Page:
Scientists are figuring out the physics behind
a seemingly magical way to produce high-quality crystals.
by Patrick L. Barry
sufficiently advanced technology is indistinguishable from magic."
Arthur C. Clarke
At first, it might remind you of a
magician making his assistant levitate above a table, apparently
suspended only by the power of the magician's mind.
But this is a laboratory - an unlikely
setting for such a show. Nevertheless, it's where Frank Szofran
and colleagues are growing high-quality
crystals using a method as amazing
as any conjuring trick.
By carefully cooling a molten germanium-silicon
mixture inside a cylindrical container, they coax it into forming
a single large and extraordinarily well-ordered crystal. Such crystals
have very few defects because, remarkably, they never touched the
walls of the very container in which they grew.
Amazing. But like the spectacle of
the lovely levitating lady, the sense of "magic" elicited by this
way of making crystals is only a product of not fully knowing how
the trick is done.
When this crystal-growing procedure was serendipitously
discovered in experiments flown on Skylab
missions in the 1970s, scientists were as baffled as an audience
at a magic show. Since then, crystal growers have begun to piece
together an explanation, but there are still unanswered questions about the process
- called "detached Bridgman growth."
Image courtesy WebElements.com
A close-up view of atoms in a germanium crystal.
(The spaces between the atoms are exaggerated for clarity.)
The goal of Szofran's crystal-growing experiments is to
minimize the defects in the orderly arrangement of the atoms.
Growing well-ordered crystals is important
because they are used in a mind-boggling variety of devices here
on Earth: microchips, video cameras, radiation detectors, digital
watches, high-power semiconductors, and record players, to name
a few. Crystals formed by detached Bridgman growth, in particular,
could lead to improved windows and substrates for infrared sensors,
more accurate cosmic-ray detectors, and tiny solid-state lasers
for next-generation flat-panel displays. And hard-to-predict spin-offs
could create whole new categories of electronic products.
"In general, when people grow crystals [for electronics
applications], they would like them to be the highest quality possible
- the lowest number of impurities, the lowest number of dislocations,"
Szofran says. Detached Bridgman growth is one way to make that happen.
Szofran explains: "When crystal growth takes place
in contact with the container wall, the container pushes on the
crystal, and that causes the atoms to be nudged out of alignment.
Such 'defects,' as they're called, can cause the crystal not to
perform as well [for certain applications]."
During detached Bridgman growth, the crystal doesn't
touch the container walls, so a higher quality crystal with fewer
defects can be produced.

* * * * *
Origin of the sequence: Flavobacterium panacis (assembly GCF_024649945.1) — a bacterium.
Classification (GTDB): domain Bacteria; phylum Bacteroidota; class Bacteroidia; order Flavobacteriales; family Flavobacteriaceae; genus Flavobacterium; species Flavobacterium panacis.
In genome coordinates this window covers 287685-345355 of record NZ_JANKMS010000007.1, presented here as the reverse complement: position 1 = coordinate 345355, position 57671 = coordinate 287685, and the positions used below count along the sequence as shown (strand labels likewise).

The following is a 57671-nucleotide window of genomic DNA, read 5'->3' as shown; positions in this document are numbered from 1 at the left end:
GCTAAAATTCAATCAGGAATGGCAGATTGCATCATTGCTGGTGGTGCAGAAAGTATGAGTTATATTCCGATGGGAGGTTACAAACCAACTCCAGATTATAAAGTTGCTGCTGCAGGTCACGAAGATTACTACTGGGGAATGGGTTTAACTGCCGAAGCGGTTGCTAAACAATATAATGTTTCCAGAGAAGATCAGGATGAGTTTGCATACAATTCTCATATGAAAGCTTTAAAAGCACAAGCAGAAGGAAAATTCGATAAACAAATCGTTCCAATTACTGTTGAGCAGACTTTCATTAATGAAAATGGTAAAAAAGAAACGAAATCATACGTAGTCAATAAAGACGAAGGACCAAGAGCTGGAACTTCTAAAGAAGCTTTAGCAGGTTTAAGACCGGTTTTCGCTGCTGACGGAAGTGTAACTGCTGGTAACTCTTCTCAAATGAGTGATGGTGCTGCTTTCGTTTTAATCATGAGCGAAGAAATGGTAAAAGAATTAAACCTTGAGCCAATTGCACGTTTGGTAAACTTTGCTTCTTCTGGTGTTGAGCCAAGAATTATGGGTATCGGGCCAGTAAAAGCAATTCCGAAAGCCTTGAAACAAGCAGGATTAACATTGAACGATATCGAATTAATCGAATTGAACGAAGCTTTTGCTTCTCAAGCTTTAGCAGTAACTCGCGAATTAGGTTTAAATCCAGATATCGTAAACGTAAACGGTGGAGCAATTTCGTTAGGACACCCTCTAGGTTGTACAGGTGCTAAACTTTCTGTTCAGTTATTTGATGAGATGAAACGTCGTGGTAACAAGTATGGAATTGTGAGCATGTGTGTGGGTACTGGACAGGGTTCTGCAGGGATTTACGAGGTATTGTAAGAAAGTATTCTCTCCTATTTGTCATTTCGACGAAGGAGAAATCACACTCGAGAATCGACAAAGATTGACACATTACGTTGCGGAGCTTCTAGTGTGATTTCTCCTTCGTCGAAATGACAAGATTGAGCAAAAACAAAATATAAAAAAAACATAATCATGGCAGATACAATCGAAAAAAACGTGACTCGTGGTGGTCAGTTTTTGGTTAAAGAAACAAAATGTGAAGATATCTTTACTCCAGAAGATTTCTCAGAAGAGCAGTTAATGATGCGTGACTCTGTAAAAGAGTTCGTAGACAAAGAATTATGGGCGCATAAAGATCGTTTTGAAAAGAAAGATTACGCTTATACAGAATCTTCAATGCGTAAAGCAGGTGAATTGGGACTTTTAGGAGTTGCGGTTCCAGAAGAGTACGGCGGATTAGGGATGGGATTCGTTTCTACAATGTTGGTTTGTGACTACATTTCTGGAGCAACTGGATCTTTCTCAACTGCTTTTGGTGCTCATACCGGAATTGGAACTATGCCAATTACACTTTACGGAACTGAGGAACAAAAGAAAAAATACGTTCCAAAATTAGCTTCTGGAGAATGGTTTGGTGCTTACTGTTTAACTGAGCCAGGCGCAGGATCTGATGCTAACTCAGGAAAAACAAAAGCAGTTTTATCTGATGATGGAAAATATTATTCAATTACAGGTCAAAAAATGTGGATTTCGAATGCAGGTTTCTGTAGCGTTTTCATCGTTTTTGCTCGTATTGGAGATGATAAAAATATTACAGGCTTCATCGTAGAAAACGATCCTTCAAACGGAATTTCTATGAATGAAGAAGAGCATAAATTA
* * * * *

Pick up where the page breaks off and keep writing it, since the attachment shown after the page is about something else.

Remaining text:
An ideal crystal is a paragon of order and structure. The atoms
that comprise it are arranged in a geometrical pattern that repeats
over and over - like the tiles in a tile floor, but in three dimensions.
The precise ordering of atoms can lend a crystalline
substance special properties of use in, e.g., electronic
Although detached Bridgman growth
was discovered during experiments done in space, scientists have
learned how to grow crystals using this method on the ground, too.
That's important because, otherwise, it wouldn't be of much use
It's too expensive to grow bulk quantities of inorganic
crystals in space, Szofran says. The purpose of space-based experiments
"is to learn about the process of crystal growth, which hopefully
can then be applied to improve the way crystals are grown on Earth."
Image courtesy MSFC
The surface of this crystal grown by the Bridgman
method is visibly smoother where it was detached from the
container wall. The "hands off" growth of detached Bridgman
crystals creates fewer defects in the crystals' internal
Growing crystals in space is revealing "because,
in a sense, gravity is a variable," he explains.
"Any time a scientist can gain control over a variable, they can
learn more by changing its value and doing experiments under different
Here on the ground where gravity is
"normal," Szofran and colleagues are studying crystals grown from
an alloy of germanium and silicon - materials with well-understood
properties thanks to decades of intense research by the semiconductor
industry. He notes that other materials are candidates for detached
Bridgman growth, too, including alkali halides used in cosmic ray
detectors; indium antimonide and gallium antimonide, which are used
for infrared detectors and lasers; and calcium fluoride for short-wavelength
lenses used in ultra-high definition lithography.
Their ongoing experiments
aim to answer some important questions. For example: What causes
the crystal to grow detached from the walls of its container?
and What is the exact range of conditions in which detached growth
can happen? Szofran says that, "a breakthrough in our understanding
of detached terrestrial growth could lead to commercial technologies
for preparing advanced semiconductor materials with reduced defect
densities, while a better understanding of detached growth in microgravity
could allow crystal growers to better control this phenomenon during
future flight experiments."
Many inorganic solids have a crystalline structure. This
diagram shows the arrangement of atoms in a "unit cell"
of germanium. The spaces between the atoms are exaggerated
Szofran is looking forward to 2004 or 2005, when
he and his colleagues will be able to conduct crystal-growing tests
aboard the orbiting International Space Station. The results could
provide the understanding they need to master this "magical" technique
and to produce crystals of exceptional quality right here on Earth.